Interview With Virginia Governor Ralph Northam Pt1
It’s not every day that the Governor of Virginia visits Highland County, and it’s even more rare when they stop by the WVLS studio, so I was pleased to have the opportunity this week to have a conversation with 73rd Virginia Governor Ralph Northam. Knowing his time was limited, I wasted no time getting serious.
“So, I’m a pretty hard-hitting journalist, so I’m just going to jump right to the tough stuff right here.”
“Chris told me that you made an appearance recently on The Bachelorette, so I would just like to know if you have any future aspirations for doing acting, or anything like that?”
“Well, you know, The Bachelorette show came to Richmond, and my daughter, who is 27, and some of her friends, got the idea that it would be good if I could make an appearance on The Bachelorette. And so, I did, I was able to ask some of the bachelors a few questions.
“But, I tell you Scott, at the end of the day, I was expecting to get a rose – I didn’t get a rose, and so I think my Bachelorette days are over with unfortunately”
“So no movie deals or anything like that in the future?”
“Nope, just a one-shot deal and I’m done.”
I actually did have serious questions for the Governor, including his reason for visiting.
“Well, yesterday was Veterans Day, November 11th, and I am a veteran of the United States Army. I served for a total of 11 years. And so, I’m here in Monterey today to attend a veterans’ ceremony.
“You know, a lot of people don’t realize this, but we have over 720,000 veterans that live here in Virginia. We have the highest number of women veterans in Virginia. And so, we are doing everything that we can to make sure that Virginia is the most veteran friendly state in the country. And so, that’s why I’m here today – my friend Susan Swecker is going to be with me, and we’re looking forward to a good ceremony.”
He looked back on his first year in office.
“Well, it’s gone real well, and, you know, we’ve got a great team. We put a great Cabinet together, and our top priority in Virginia is the economy. You know, as I go around and listen to folks, people want a job that they can support themselves and their families with, so we’re doing well. Our unemployment rate is at 2.9%, it’s the lowest it’s been in over 10 years. With that comes some challenges though, one of which is if you go to rural Virginia – you know, I’m from the Eastern Shore – if you come to the south-side or the southwest, our unemployment rate is not at 2.9%, so we need to lift up all of Virginia.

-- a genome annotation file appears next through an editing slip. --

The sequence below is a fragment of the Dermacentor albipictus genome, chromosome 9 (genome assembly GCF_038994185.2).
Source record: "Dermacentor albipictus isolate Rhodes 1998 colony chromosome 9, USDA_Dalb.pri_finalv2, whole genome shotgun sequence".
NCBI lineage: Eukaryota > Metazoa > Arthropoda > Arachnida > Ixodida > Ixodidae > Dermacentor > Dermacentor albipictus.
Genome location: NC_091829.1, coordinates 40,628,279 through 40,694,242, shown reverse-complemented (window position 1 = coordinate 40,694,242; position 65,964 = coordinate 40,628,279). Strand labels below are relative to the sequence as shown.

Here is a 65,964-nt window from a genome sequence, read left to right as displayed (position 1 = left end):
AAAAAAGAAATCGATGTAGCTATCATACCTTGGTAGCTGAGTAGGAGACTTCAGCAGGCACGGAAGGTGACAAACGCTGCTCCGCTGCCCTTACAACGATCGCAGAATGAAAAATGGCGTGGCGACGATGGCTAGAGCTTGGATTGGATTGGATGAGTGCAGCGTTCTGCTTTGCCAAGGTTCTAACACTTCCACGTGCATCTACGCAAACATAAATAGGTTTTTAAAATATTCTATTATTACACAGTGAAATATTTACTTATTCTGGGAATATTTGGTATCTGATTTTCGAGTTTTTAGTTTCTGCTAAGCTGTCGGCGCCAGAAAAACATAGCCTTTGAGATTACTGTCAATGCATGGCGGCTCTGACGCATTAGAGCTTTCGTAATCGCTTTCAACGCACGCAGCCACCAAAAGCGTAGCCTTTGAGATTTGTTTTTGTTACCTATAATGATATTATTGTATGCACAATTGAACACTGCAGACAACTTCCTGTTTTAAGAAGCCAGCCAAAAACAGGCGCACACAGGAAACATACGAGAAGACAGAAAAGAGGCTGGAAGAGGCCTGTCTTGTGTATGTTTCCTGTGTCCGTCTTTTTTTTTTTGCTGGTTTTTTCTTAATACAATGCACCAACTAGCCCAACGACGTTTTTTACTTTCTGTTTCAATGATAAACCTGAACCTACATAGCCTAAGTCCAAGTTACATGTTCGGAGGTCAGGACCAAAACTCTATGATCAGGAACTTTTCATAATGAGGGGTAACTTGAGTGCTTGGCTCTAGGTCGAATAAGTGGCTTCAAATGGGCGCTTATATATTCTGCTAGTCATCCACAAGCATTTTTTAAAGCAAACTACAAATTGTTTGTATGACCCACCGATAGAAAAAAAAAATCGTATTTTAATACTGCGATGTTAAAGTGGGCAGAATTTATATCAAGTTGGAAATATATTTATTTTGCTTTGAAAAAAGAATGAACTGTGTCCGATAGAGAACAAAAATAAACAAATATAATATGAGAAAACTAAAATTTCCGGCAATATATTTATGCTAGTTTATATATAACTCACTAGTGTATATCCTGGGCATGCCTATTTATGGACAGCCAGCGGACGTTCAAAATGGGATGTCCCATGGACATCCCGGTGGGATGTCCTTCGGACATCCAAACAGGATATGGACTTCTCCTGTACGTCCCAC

“But we’ve done a lot of good work with economic development, and especially workforce development, training individuals for 21st century jobs, bringing companies to rural Virginia, and putting people to work. So we’ve made a lot of progress in that regard.
“The other area that I’m really focused on is education. You know, I really believe that’s the tide that lifts all ships, and we’ve got great colleges and universities, and I want to make sure that they’re affordable for Virginians. (We’re) putting a lot of emphasis on our community colleges – we have 23 in Virginia. Certification programs, apprenticeship programs – and one of the things that I like to emphasize to people is that you don’t necessarily need a four-year college education to get a really good high-paying job now, so we’re really putting a lot more emphasis on our two-year programs, and even putting more emphasis at the high school level on vocational and technical training, so that’s going real well.
“As a physician, Scott, you know, I think all Virginians need access to affordable and quality healthcare, and so we’ve made a lot of progress in that regard, and I remind people that about 1/3 of the hospitals now in rural Virginia are operating in the red, and so we need to do everything that we can to make them whole. If we’re going to help businesses grow, if we’re going to bring in new businesses to rural Virginia, we’ve got to have access to good healthcare.
“And then finally the opioid crisis is something we’re continuing to fight. You know, last year, we lost 1,227 Virginians – that’s too many, way too many. That’s more than will die on our highways, more than will die from gun related accidents. And so, I’ve been travelling around Virginia as a physician, and Governor, talking to our medical schools, teaching our students and residents, you know, (about) more innovative ways of dealing with acute and chronic pain, and it’s something we’re coming at from a lot of different angles, but That’s too many lives that are lost, and that wrecks people, and it wrecks their families, and so, I’ve put a lot of emphasis on that as well.”
Stay tuned to AMR for Part Two of our conversation.